Finnish settlers in the woods
At the root of our family tree is Pål Larsson Turpoinen, born in Tavastland, Finland in 1600. He immigrated from Finland around 1620, to homestead in the forests close to what was to become Säfsnäs (technically, he did not immigrate since Finland was part of Sweden at the time). Pål first shows up in a police investigation from 1622, suspected of hunting moose without a licence.. Pål was a suspect in this investigation, but - as usual - rumour preceded the sheriff and he found no hard evidence. Pål was not convicted, but remains of a slaughtered moose were found close to his cabin. The Finnish settlers aquired somewhat of an outlaw reputation, since they preferred to settle deep in the forests, far from Swedish homesteaders.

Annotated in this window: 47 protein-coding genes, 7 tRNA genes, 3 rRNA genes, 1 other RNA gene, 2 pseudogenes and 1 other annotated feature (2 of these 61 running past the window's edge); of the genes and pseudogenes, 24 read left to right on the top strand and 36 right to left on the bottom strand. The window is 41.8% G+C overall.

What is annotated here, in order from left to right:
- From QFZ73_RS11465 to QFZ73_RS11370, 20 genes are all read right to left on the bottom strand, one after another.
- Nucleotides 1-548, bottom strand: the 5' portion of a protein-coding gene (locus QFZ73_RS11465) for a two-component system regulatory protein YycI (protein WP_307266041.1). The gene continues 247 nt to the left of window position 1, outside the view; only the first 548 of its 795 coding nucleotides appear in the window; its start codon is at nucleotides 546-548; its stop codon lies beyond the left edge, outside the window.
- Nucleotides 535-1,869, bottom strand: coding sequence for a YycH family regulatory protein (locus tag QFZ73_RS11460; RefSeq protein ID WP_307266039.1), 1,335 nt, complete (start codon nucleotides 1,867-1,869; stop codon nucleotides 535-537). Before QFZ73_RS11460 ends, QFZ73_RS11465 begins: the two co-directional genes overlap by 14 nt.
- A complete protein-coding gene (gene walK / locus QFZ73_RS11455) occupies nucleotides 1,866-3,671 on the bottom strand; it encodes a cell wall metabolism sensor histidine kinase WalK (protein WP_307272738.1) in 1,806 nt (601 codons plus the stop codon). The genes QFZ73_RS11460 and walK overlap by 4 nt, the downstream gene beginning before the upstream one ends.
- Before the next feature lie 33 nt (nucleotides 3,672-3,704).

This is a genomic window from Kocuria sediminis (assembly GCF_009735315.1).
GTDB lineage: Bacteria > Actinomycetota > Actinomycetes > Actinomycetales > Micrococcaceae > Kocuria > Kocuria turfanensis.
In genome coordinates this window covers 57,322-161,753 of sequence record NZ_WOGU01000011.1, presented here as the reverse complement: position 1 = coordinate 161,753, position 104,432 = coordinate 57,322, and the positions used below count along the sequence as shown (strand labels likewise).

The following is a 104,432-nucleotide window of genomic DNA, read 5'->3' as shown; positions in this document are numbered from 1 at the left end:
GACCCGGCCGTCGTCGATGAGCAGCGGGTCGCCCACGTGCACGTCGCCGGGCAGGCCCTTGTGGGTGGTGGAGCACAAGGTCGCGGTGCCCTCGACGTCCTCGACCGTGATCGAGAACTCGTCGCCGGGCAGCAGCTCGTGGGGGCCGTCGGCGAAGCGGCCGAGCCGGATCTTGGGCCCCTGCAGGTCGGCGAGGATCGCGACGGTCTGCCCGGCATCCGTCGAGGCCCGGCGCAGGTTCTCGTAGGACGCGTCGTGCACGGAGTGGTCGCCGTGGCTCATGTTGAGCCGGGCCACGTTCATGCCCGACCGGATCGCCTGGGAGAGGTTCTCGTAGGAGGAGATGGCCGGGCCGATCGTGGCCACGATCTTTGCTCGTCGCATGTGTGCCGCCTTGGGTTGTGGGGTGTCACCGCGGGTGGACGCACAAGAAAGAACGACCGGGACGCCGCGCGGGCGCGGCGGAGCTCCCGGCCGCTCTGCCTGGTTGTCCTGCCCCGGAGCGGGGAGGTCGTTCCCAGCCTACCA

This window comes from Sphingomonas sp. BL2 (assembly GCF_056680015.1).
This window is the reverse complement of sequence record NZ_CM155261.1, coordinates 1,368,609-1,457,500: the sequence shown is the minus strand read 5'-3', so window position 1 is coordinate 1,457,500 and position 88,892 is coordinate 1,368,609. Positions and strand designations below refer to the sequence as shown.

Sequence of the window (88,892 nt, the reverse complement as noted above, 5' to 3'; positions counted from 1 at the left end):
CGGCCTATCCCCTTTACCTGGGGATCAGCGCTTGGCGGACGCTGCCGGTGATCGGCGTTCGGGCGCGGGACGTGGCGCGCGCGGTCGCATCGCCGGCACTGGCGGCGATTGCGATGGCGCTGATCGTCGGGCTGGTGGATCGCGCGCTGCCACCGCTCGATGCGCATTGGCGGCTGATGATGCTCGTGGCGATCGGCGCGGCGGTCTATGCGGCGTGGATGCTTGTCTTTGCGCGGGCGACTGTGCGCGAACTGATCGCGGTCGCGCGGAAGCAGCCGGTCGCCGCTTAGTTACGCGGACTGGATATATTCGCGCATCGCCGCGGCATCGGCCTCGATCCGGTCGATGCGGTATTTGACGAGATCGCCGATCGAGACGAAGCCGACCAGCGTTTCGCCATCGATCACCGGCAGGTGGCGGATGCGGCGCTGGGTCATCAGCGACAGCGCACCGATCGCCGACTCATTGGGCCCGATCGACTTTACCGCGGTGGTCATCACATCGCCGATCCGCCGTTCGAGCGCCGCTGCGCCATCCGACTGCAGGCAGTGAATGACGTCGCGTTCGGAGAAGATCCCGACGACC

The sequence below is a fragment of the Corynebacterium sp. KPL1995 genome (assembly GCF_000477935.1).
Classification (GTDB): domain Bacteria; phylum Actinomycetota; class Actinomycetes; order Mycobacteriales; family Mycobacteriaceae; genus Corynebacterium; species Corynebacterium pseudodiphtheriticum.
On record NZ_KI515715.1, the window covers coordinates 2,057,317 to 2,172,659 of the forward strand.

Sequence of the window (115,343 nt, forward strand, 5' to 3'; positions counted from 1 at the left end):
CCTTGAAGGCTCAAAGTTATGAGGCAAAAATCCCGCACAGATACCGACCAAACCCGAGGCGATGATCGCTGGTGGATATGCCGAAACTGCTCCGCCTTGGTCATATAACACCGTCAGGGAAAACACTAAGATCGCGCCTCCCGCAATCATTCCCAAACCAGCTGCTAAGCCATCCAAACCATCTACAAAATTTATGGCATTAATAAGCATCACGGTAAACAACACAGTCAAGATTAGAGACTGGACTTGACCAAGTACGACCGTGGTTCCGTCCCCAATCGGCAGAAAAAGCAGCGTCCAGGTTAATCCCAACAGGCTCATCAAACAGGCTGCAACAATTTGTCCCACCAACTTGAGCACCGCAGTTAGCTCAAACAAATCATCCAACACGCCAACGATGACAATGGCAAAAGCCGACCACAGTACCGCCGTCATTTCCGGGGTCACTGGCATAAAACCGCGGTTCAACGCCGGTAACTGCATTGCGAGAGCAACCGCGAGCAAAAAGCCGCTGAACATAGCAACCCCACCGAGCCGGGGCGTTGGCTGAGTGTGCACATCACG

These Finnish homesteaders practised a highly efficient form of slash-and-burn farming which made it possible for them to subsist in remote forest areas, far from Swedish farmers. Also, the area is close to the border of Norway, which was then controlled by our traditional arch-enemy, the Danes. According to one source, the King of Sweden provided tax incentives for settlers, so he would get early warning if Danish troops crossed the border to march on Stockholm.
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